- Series: Principles of Computer Science Series
- Hardcover: 536 pages
- Publisher: W. H. Freeman (November 15, 1991)
- Language: English
- ISBN-10: 071678243X
- ISBN-13: 978-0716782438
- Product Dimensions: 9.6 x 7.5 x 1.3 inches
- Shipping Weight: 2.4 pounds
- Average Customer Review: 4.6 out of 5 stars See all reviews (7 customer reviews)
- Amazon Best Sellers Rank: #1,032,071 in Books (See Top 100 in Books)
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Compared to What?: An Introduction to the Anaylsis of Algorithms (Principles of Computer Science Series) 0th Edition
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Top Customer Reviews
Reader from the Windy State
Covers surprisingly wide range of ideas from various subjects. Contains analysis, complexity theory, logic, information theory, probability and more. Don't go to the depth but gives you clear idea what is the topic about.
And I like the style book is written. It force you to read it just because it is fun even in situations I would never read serious algorithm analysis textbook.
As a student in the Computer Science major at Yale University in spring 1994, I used this textbook in Professor Michael Fischer's course, "Computer Science 365b: Design and Analysis of Algorithms."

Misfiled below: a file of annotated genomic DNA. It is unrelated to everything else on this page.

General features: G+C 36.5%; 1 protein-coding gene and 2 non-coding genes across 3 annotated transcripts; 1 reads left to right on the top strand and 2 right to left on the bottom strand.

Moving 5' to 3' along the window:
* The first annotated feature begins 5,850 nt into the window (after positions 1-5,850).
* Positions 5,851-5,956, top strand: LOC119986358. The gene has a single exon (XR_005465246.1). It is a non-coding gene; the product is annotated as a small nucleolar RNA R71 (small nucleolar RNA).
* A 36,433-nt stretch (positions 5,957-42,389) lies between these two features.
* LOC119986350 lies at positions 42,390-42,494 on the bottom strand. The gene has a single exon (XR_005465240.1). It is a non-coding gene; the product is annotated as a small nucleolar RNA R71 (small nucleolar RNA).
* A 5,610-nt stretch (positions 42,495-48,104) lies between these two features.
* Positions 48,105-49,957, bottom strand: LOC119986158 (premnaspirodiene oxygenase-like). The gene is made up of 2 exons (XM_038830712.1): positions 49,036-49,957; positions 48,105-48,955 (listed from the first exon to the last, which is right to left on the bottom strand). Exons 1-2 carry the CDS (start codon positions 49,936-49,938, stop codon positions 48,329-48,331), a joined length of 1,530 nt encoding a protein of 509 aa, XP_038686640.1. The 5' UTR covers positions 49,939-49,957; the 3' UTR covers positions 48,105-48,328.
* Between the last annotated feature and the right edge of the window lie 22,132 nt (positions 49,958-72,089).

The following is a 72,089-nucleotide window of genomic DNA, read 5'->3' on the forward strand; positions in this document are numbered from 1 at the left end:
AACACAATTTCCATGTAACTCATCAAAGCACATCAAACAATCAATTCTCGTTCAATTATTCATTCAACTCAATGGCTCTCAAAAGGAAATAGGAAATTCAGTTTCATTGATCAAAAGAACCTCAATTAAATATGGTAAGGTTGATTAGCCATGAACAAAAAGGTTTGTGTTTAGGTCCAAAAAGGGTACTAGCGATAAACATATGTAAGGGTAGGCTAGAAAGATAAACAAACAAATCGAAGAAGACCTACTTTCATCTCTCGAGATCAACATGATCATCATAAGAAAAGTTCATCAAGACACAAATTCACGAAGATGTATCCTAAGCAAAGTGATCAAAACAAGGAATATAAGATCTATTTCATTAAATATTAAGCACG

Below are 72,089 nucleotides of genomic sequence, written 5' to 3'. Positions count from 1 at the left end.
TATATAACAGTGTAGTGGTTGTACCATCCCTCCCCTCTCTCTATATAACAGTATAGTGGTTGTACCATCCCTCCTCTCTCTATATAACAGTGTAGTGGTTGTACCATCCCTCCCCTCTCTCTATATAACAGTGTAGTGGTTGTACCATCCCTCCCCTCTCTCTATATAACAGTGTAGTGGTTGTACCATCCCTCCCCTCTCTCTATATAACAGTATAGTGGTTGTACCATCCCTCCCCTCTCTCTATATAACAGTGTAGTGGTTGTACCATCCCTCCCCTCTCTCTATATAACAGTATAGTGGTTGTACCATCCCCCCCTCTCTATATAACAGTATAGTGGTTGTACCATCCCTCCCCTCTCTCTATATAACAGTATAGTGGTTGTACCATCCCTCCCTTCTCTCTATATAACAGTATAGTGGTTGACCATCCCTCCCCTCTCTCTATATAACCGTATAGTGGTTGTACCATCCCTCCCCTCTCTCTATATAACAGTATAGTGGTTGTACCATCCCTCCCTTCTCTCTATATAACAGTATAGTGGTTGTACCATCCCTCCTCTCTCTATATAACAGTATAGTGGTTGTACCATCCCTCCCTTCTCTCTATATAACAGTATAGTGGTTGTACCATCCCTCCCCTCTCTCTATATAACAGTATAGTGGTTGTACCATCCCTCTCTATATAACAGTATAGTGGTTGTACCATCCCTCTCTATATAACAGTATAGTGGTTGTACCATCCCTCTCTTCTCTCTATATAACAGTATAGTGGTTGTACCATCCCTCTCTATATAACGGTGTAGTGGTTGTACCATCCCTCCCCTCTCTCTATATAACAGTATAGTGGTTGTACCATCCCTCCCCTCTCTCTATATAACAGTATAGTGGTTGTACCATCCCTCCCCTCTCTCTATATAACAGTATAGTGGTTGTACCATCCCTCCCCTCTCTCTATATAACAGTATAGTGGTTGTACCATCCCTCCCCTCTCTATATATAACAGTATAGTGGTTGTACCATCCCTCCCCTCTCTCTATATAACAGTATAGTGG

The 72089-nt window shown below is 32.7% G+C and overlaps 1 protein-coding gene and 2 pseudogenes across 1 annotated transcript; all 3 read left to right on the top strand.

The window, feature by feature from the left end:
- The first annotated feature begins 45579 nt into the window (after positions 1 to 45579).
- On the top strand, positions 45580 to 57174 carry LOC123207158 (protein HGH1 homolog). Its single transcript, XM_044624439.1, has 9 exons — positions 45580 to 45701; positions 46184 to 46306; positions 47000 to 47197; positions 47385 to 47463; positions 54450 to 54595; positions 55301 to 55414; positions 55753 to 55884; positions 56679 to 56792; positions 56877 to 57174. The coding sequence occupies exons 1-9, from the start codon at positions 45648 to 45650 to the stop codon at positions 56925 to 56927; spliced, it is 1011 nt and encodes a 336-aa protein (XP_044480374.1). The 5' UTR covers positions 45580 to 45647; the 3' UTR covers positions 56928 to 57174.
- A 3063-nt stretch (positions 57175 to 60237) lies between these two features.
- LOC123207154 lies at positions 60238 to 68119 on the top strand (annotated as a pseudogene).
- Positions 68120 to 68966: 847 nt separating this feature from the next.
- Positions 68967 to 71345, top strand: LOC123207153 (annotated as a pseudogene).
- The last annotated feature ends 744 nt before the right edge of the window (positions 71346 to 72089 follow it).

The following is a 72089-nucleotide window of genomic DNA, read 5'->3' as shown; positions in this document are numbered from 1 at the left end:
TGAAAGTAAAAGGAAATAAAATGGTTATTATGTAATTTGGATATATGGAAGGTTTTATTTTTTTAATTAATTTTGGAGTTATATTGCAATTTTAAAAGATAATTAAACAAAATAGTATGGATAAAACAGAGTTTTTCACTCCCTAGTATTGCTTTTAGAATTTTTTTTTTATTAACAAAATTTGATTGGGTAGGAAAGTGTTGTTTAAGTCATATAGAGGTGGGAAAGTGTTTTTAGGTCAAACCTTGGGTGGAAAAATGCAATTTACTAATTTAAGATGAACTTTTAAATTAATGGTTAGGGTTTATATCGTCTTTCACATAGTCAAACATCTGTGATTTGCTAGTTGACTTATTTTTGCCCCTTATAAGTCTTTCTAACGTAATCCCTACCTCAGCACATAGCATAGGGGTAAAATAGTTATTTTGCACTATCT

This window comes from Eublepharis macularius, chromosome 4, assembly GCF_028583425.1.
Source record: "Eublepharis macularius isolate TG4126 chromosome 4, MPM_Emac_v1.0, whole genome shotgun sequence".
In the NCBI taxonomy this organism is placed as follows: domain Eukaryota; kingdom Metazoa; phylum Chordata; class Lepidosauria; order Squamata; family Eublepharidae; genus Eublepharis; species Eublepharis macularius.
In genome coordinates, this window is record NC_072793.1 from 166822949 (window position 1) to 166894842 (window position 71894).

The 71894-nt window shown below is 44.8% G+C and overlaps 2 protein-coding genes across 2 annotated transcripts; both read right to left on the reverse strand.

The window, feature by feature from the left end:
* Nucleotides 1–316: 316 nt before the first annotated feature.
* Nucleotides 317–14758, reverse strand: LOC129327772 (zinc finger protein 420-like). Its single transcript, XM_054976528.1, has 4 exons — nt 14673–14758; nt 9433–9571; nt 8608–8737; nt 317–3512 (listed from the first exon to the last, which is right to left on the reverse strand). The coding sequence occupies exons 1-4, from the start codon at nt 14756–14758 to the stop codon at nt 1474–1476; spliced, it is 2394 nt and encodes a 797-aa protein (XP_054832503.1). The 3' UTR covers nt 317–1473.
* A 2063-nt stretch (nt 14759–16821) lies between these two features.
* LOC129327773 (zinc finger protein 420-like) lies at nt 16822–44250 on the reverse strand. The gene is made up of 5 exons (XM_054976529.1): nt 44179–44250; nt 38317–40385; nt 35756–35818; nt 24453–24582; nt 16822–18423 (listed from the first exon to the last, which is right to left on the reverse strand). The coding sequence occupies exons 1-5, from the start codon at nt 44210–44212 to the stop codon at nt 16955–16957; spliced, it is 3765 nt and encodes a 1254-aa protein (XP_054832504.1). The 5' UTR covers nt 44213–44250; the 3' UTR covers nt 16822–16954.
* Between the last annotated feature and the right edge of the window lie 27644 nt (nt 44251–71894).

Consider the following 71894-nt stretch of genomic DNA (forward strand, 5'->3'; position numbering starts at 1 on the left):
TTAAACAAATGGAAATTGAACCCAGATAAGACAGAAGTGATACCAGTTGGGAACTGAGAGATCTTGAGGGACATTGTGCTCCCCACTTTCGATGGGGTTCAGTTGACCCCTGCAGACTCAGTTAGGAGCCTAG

This book was a welcome breath of fresh air compared to every other title on algorithms that I had ever seen. It described how the study of algorithms need not be daunting, by explaining that every problem at some point did not have a solution, and described in great detail the exploratory process for finding solutions for designing and analyzing algorithms.
Further, it approached the topic in a fun and humorous manner, with numerous quotations and illustrations from works by Lewis Carroll.
It proved an ideal textbook for overcoming the formidable topic of designing and analyzing algorithms for students lacking self-confidence in this topic. This textbook proved to be a key tool for conquering this required course.
Benjamin L. Russell
Rawlins accurately captures the essence of solving theoretical problems, and presents it in a way accesible to a computer science major. (Relevant at the senior or 1st year graduate level) You'll come away with less depth than the Knuth title, but much more appreciation and understanding for the How and Why of problem solving.
This book is one of the very few that survived the trip from classroom to permanent bookshelf.
Most Recent Customer Reviews
When you buy a used book there's a minimum to expect, the book was in perfect conditions, nothing to worry about it.Published on February 24, 2013 by RODRIGO NUNEZ
Excellent conversational style, but with serious and challenging exercises toward the end of each chapter. Something for all skill levels.Published on October 2, 2009 by Adam Foltzer